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Can siblings force the sale of inherited property?

Can siblings force the sale of inherited property? Yes, generally such property qualifies for a partition action. However, do not simply assume. Educate yourself with this detailed overview of forced sale and partition actions.


When siblings inherit property, many emotional and financial questions begin to surface. Should the property stay in the family? Who manages the property? Who lives in it? Often, multiple siblings cannot agree on the answers to these questions. This leads to the question: can siblings force the sale of inherited property?


Generally, a forced sale occurs through partition, which is explained in more detail here. Before resorting to a forced sale, you should investigate the possibility of a voluntary sale. When siblings receive a letter from an attorney alluding to a forced sale, they might more seriously consider a voluntary sale. Co-owners usually hold an absolute right to partition. This fact can pressure the other siblings into a voluntary sale.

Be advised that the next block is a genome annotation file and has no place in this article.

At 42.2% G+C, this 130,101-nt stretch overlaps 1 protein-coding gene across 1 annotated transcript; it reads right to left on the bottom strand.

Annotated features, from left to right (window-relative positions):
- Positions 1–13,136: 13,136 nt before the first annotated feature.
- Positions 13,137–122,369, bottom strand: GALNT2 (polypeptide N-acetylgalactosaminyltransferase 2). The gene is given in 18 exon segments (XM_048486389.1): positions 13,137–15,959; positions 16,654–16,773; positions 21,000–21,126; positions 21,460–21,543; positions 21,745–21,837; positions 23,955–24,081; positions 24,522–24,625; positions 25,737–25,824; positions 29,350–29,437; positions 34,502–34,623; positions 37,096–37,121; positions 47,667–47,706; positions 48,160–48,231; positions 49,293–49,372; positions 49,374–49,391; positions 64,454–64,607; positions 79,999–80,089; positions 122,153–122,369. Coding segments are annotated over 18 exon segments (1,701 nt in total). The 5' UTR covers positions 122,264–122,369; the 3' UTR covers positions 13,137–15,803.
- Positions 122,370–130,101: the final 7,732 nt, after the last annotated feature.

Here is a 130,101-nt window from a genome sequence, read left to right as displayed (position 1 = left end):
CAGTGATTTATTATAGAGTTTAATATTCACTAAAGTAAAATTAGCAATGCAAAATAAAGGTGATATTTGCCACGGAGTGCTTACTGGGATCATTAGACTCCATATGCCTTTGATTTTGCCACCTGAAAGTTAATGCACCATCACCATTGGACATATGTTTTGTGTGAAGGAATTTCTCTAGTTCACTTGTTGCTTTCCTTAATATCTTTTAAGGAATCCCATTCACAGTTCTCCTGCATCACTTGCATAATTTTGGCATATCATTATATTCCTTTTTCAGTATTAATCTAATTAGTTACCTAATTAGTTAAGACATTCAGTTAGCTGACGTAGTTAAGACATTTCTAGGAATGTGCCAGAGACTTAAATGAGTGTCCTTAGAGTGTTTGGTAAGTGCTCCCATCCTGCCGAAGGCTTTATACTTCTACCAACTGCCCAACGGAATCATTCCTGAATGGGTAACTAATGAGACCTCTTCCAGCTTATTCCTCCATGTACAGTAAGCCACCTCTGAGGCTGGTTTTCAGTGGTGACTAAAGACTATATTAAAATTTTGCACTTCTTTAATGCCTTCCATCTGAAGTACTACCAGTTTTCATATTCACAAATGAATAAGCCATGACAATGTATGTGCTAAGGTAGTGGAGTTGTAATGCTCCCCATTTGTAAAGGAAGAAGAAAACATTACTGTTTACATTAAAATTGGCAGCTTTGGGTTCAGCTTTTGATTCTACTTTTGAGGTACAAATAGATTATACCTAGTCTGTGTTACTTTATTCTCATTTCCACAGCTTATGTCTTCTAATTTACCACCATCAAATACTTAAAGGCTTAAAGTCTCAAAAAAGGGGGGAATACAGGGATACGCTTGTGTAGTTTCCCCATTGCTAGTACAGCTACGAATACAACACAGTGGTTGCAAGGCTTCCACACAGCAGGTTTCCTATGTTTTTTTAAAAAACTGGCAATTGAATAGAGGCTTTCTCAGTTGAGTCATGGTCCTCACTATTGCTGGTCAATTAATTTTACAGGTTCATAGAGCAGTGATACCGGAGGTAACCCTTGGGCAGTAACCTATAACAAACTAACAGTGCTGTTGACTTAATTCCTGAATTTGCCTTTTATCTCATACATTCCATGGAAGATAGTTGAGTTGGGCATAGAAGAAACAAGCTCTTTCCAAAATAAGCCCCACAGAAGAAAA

To over-simplify, the forced sale process begins with a petition filed in court. After all parties are served, the property gets appraised. Next, the court determines whether the property can literally be divided into pieces and distributed to the co-owners (rural acreage). If the property cannot be divided literally (a house), then the property must be sold. When the property is sold, the proceeds are divided up and distributed to the owners based on percentage of ownership. However, the money splits might be adjusted based on certain equitable factors (see more detail here).

Once again, begin by ruling out the possibility of a voluntary sale. Next, determine whether you want to hire an attorney. Forced sales require detailed analysis and legal work. Depending on your skill set, you might consider handling it yourself.

View our legal forms related to partition and forced sale.

Still have forced sale questions?